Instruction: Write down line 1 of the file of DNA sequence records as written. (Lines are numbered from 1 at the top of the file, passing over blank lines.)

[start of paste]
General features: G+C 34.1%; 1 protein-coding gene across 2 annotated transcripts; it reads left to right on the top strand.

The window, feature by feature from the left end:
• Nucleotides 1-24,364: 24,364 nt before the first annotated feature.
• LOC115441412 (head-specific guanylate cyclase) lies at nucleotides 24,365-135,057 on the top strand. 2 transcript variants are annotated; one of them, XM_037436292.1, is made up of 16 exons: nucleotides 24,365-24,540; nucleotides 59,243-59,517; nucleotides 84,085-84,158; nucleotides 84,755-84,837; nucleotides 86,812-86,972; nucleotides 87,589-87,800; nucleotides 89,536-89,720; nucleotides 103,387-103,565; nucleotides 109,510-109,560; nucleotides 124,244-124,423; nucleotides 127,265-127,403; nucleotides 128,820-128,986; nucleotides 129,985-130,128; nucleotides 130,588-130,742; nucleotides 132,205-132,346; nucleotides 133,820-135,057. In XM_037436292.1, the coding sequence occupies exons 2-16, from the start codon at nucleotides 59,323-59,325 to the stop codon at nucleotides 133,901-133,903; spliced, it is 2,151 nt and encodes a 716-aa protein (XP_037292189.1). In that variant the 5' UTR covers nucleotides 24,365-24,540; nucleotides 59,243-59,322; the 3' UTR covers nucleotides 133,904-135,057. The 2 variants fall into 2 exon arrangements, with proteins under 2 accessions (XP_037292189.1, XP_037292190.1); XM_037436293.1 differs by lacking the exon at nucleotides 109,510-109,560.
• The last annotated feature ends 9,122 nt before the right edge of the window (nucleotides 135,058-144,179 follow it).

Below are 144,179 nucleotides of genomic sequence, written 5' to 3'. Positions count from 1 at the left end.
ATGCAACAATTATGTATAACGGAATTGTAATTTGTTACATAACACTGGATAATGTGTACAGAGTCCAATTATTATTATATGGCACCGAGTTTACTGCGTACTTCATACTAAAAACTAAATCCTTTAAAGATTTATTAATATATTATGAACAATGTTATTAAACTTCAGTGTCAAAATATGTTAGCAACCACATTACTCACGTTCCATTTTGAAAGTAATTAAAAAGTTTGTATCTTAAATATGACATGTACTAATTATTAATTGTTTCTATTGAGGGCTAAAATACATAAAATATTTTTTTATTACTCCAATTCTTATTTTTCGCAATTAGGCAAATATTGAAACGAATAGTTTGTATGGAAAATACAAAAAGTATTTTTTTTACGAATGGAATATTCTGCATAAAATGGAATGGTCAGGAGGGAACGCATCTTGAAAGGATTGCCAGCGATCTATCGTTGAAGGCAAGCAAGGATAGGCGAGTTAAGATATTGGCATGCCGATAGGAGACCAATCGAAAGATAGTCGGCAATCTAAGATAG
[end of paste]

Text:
General features: G+C 34.1%; 1 protein-coding gene across 2 annotated transcripts; it reads left to right on the top strand.